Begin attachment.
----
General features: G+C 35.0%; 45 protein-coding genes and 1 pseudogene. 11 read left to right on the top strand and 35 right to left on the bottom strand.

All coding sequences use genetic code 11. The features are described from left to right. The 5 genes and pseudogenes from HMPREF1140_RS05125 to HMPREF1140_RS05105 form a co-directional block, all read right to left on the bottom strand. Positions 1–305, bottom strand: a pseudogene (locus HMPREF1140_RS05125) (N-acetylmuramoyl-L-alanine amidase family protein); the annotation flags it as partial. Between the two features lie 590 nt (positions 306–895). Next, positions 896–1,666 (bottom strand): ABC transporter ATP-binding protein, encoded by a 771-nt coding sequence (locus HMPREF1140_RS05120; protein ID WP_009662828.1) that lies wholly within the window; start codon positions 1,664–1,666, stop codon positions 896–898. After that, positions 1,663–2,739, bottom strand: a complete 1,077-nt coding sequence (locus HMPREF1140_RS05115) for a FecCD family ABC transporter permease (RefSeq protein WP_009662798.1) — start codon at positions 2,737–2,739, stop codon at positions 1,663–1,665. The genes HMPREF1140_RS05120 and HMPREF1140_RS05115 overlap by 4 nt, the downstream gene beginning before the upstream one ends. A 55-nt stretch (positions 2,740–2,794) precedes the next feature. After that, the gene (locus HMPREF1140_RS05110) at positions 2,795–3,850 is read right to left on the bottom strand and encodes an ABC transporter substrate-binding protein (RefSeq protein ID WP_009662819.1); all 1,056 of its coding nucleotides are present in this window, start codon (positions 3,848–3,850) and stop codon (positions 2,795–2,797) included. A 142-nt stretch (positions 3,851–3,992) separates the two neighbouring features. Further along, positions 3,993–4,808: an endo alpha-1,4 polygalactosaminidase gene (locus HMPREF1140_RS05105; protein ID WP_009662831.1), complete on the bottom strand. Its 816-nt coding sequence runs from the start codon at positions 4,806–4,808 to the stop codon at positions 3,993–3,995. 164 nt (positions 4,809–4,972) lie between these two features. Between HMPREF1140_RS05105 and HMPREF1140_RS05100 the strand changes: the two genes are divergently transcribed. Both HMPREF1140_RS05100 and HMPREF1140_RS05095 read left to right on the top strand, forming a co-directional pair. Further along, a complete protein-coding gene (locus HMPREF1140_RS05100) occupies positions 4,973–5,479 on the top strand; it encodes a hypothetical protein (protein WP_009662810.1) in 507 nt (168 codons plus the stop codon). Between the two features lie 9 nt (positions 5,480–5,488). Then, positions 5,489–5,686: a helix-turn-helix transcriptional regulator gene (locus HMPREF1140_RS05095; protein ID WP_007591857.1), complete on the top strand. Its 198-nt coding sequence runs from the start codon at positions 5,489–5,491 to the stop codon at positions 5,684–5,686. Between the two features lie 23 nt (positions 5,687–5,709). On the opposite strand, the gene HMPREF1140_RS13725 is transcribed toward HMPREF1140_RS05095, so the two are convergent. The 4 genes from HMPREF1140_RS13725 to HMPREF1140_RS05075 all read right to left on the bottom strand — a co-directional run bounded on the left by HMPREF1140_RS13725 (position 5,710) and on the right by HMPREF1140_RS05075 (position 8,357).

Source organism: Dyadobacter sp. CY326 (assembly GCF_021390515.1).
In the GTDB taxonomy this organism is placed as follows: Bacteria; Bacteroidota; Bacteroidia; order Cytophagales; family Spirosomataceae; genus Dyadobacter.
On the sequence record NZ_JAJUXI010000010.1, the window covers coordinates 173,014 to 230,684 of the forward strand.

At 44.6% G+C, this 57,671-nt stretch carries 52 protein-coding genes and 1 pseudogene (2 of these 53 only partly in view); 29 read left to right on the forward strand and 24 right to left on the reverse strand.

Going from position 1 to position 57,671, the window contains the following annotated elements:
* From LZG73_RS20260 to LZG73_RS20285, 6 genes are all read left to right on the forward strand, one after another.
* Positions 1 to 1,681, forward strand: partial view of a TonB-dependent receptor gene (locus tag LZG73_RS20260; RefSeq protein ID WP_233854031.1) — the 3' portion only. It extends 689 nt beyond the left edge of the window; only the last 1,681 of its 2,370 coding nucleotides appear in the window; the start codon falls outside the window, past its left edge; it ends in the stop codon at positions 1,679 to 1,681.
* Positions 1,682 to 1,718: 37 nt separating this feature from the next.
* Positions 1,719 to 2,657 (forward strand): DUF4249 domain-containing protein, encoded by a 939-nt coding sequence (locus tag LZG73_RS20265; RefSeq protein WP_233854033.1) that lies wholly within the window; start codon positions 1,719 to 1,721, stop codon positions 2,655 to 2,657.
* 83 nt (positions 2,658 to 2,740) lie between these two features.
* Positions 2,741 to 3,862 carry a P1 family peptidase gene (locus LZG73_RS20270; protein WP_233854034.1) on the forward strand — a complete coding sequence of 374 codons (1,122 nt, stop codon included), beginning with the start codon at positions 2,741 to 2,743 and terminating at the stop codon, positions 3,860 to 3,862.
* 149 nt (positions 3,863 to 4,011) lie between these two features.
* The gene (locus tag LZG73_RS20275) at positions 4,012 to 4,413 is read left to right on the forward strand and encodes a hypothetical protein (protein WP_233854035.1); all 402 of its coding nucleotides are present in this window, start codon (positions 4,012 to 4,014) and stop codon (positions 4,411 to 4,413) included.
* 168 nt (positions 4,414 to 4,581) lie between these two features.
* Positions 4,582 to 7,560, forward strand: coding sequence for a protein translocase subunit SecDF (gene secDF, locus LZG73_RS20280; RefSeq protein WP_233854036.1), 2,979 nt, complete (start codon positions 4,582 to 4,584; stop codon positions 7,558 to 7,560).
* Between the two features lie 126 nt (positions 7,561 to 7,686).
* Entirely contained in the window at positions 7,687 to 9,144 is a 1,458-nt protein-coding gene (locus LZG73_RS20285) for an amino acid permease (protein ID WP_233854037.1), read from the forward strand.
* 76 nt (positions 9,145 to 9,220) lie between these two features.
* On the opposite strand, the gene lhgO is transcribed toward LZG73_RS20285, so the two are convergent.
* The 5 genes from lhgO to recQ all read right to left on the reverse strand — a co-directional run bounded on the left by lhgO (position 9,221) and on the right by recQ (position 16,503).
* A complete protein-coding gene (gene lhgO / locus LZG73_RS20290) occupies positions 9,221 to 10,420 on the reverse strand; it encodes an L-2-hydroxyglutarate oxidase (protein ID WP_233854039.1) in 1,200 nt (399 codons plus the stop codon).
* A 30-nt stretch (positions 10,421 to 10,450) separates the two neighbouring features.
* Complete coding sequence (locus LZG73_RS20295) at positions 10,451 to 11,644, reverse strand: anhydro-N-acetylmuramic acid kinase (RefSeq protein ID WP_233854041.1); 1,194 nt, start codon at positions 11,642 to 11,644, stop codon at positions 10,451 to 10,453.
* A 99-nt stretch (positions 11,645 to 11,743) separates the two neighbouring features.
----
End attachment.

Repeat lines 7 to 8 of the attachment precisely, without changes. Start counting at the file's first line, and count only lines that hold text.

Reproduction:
Going from position 1 to position 57,671, the window contains the following annotated elements:
* From LZG73_RS20260 to LZG73_RS20285, 6 genes are all read left to right on the forward strand, one after another.